Jason Bahl from WPGraphQL talked about the benefits of componentisation which could reduce production and maintenance costs in the future. Creating re-usable components that use GraphQL data fragments to output content that can be re-used on projects. I admit I’m not that familiar with how this works in React. We use Timber a lot at Studio 24, an excellent Twig templating system for WordPress from Upstatement. This is another way to support componentisation in WordPress today, though in practise it can he hard to actually do this across different client projects.
On the future of headless in WordPress Jason noted we’re “super early in this game. The more tooling we see built, the more adoption we’ll see.” There seems to be lots happening on this front across lots of different technologies, which is always great to see.
Gutenberg and headless
The final Decode talk I watched was “The Fast Track to Mastering Modern WordPress” with Rob Stinson of WP Engine and Carrie Dils. The talk focussed on Gutenberg and the future of full site editing that is coming to WordPress in 2021.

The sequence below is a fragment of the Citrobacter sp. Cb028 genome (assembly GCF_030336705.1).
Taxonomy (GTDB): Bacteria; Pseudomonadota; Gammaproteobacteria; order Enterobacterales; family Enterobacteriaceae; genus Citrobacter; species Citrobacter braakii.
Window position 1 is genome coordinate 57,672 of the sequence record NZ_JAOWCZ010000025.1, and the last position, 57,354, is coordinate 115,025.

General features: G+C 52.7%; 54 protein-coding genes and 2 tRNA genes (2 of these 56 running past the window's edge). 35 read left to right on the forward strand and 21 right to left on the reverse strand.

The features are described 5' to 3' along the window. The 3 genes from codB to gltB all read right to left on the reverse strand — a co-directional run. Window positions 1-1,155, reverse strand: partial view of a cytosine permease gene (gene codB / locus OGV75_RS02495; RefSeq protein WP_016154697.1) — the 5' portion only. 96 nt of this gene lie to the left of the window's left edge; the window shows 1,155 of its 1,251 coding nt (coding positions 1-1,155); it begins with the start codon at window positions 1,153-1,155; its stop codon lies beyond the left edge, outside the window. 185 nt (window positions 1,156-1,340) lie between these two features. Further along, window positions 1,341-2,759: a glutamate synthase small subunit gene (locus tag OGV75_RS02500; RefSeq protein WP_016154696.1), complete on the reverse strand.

Full site editing allows users to edit and layout an entire site via Gutenberg, not just the content area but also headers, footers and the sidebar. Carrie went on to explain how full site editing themes works, moving from template files and template parts to “block template parts” which interestingly seem to be straightforward HTML files (which sounds good). It’s not clear to me if all the dynamic content is then in Gutenberg, which splits up all HTML code into React files.
More details on how this works is available at fullsiteediting.com, which notes HTML files may actually be saved as PHP files to support text translation and dynamic URLs. This feels like a pretty major architectural decision. I’d love to see a proper templating engine like Twig or Handlebars in WordPress! It would certainly help developer efficiency and a large breaking change like Gutenberg is the time to do it (if ever).
Carrie went on to show how the editing experience works in WordPress. It’s very similar to editing content in Gutenberg, allowing users to edit areas of the site such as the footer.
As for the timeline of all this, full site editing beta is available in WordPress 5.7 in March 2021. This is expected to be in WordPress core by 5.8 in June 2021, pretty soon! Given the disruption caused by the original Gutenberg release I hope this is a smooth and opt-in transition.
So does the Gutenberg layout need to look the same as the frontend? It’s not clear to me what the WordPress recommendation is on this – but it certainly feels like that’s what Gutenberg wants users to experience.